Fuel cell with new catalyst converts carbon dioxide into compounds for industrial use
Monday August 22nd, 2022
Monday August 22nd, 2022


Almir Oliveira Neto

A work carried out by CINE researchers and collaborators presents an alternative way to produce fuels and other chemical compounds using carbon dioxide (CO2) as a raw material, in addition to hydrogen and water. The authors of the research used a fuel cell as a reactor and a nanomaterial with copper as a catalyst to promote the reduction reaction (gain of electrons) of the CO2 molecule. The products of the reaction were methanol, formic acid, formaldehyde and carbon monoxide (compounds used to make products such as adhesives, solvents, coatings, preservatives, cleaning products and plastics), as well as methane, which can be a fuel.

Using greenhouse gases in raw materials and fuels is a way to reduce their concentration in the atmosphere and, at the same time, replace other compounds whose production would consume energy and inputs. To transform these gases within sustainability standards, it is necessary to decompose them and form new substances through processes of low environmental impact and low cost, such as electrochemical reactions. However, as the binding energy between the atoms of the CO2 molecule is very high, catalysts are needed for the reaction to take place. And developing low cost and high efficiency catalysts is still a challenge.

In this work, the authors prepared and characterized a material from the group of coordination complexes, formed by a copper salt and ligands. Copper is a metal whose ability to catalyze the reduction of CO2 has already been proven. At the same time, it is cheaper than precious metals that also fulfill this function. “This type of material (coordination complex) allows us to use a smaller amount of metal compared to a conventional catalyst”, says Almir Oliveira Neto, senior researcher at IPEN and CINE member, who coordinated the work.

The compound was mixed in different proportions with carbon black (a fine carbon powder used in rubber production) and each of these composites was tested as a catalyst for carbon dioxide reduction. In this way, the researchers were able to determine the ideal amount of catalyst to efficiently produce methanol (the main product) and the other products.

The scientific team chose to carry out the reactions in an unconventional reactor: a polymeric fuel cell. This device is characterized by having a polymeric membrane that works as an electrolyte and is in contact with the electrodes and the catalyst. Fuel cells are already used to generate clean electrical energy (for example, in electric cars) and their use as reactors for the conversion of greenhouse gases into compounds for industrial use has been studied with good results. In particular, the polymeric cell has the advantage of having a solid electrolyte. “In conventional electrochemical cells, in which the electrolyte is liquid, it is usually necessary to purify the product”, explains postdoctoral fellow Rodrigo de Souza, co-author of the research. “Furthermore, with our method we can produce the chemical compounds in flow; consequently, production can be higher compared to other systems,” he adds.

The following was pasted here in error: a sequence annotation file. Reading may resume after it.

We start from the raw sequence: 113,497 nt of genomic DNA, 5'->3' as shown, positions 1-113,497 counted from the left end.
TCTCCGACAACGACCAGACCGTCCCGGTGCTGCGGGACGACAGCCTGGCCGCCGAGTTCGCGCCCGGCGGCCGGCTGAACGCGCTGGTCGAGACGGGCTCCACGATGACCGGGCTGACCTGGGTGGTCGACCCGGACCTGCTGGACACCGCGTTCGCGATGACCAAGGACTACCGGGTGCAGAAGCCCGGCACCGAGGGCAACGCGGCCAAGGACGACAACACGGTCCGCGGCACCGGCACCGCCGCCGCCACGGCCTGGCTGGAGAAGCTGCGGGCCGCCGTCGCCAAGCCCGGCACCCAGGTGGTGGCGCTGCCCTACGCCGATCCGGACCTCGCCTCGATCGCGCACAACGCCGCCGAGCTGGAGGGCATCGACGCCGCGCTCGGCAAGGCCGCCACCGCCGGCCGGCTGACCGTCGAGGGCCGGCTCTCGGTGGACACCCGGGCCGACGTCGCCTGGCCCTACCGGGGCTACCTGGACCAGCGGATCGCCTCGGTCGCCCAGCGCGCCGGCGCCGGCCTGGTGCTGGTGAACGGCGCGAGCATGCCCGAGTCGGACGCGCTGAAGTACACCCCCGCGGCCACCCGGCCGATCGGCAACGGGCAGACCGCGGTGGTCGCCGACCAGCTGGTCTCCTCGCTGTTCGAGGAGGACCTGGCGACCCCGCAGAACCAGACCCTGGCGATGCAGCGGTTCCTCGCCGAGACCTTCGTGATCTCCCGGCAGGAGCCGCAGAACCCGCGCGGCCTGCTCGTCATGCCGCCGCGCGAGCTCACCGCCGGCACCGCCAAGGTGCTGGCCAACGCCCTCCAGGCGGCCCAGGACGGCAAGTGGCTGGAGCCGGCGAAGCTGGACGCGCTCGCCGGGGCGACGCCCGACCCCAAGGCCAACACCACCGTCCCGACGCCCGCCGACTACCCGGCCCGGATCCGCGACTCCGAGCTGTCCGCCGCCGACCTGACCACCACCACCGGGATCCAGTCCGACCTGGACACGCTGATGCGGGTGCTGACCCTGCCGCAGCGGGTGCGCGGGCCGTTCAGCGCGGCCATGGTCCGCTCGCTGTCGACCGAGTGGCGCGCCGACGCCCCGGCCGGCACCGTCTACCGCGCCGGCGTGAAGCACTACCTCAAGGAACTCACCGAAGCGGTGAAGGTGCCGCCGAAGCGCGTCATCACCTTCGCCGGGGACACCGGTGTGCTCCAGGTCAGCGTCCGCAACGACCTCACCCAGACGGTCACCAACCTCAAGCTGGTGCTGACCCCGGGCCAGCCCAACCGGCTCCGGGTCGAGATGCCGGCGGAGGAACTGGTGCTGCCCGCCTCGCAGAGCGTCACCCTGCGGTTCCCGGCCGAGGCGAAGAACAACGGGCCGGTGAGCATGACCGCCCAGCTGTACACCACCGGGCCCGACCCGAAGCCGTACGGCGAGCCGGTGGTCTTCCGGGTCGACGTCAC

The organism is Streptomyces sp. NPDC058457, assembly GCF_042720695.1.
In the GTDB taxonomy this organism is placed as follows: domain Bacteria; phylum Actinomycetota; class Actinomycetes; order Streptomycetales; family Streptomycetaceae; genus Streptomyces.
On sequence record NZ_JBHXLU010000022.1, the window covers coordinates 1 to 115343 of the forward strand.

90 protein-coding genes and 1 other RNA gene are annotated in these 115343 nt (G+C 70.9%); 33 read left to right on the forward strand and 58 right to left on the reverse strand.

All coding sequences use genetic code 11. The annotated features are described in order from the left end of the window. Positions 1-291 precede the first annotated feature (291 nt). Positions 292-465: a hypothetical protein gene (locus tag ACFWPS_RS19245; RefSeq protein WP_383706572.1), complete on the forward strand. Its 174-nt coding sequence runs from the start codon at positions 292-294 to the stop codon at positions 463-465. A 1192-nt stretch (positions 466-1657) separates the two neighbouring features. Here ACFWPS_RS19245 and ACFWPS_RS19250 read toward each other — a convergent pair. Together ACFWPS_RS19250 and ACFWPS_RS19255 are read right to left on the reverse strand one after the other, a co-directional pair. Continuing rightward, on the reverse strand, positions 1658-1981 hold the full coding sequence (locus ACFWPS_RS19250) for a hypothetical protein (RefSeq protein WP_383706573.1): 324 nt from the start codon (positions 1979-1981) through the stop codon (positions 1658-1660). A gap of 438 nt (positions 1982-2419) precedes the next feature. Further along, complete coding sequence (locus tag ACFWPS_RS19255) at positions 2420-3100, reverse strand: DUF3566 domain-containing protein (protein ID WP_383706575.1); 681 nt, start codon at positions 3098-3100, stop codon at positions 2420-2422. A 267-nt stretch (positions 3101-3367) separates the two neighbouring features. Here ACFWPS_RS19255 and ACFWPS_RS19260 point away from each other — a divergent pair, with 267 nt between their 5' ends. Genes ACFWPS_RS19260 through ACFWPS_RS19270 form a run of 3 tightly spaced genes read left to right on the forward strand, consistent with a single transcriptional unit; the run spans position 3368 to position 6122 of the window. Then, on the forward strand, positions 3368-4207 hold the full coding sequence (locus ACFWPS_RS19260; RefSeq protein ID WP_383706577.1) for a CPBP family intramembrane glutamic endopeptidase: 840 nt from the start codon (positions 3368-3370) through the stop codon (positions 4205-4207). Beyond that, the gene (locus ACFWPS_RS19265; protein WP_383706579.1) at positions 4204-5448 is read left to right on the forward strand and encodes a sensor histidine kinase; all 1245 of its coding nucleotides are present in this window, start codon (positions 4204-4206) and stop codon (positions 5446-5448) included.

The research showed that the combination of the polymeric fuel cell with the new catalyst makes it possible to take advantage of carbon dioxide as a raw material in the production of compounds for industrial use. The next challenges include adjusting the system to be able to select the product that will form and to carry out tests on an industrial scale.

The work was carried out in collaboration by the IPEN team led by Oliveira Neto and the group of professor Adam Duong, from Université du Québec à Trois-Rivières (Canada). The partnership gathered the Brazilian group’s experience in fuel cells and transformation of methane and carbon dioxide into products to the Canadian group’s expertise in the development and characterization of innovative materials.

The research was funded by FAPESP, Shell and CNPq, in addition to the strategic support of the ANP, as well as CAPES and CNPq. It also received resources from entities in Canada.

Scientific paper reference: Methanol electrosynthesis from CO2 reduction reaction in polymer electrolyte reactors and fuel cell type using [6,60-(2,20-bipyridine-6,60-diyl)bis(1,3,5-triazine-2, 4-diamine)] (dinitrate-O) copper (II) complex. L.M.S. Garcia, N.G.P. Filho, K. Chair, P. Kaur, A.S. Ramos, P.J. Zambiazi, R.F.B. De Souza, L. Otubo, A. Duong, A.O. Grandchild. Materials Today Sustainability. Volume 19, November 2022, 100177. https://doi.org/10.1016/j.mtsust.2022.100177.

Authors of the article who are members of CINE or were members at the time of the work: Priscilla Zambiazi (post-doctoral student at IPEN), Rodrigo F. B. de Souza (post-doctoral student at IPEN) and Almir Oliveira Neto (researcher at IPEN).


Almir Oliveira Neto

Receive our Newsletter:
Captcha obrigatório
Seu e-mail foi cadastrado com sucesso!

UNICAMP - Cidade Universitária "Zeferino Vaz"
Barão Geraldo/Campinas - São Paulo | Brasil
Rua Michel Debrun, s/n, Prédio Amarelo
CEP: 13083-084
Founding Sponsors
Leading Institutions
Participating Institutions
Social media & sharing icons powered by UltimatelySocial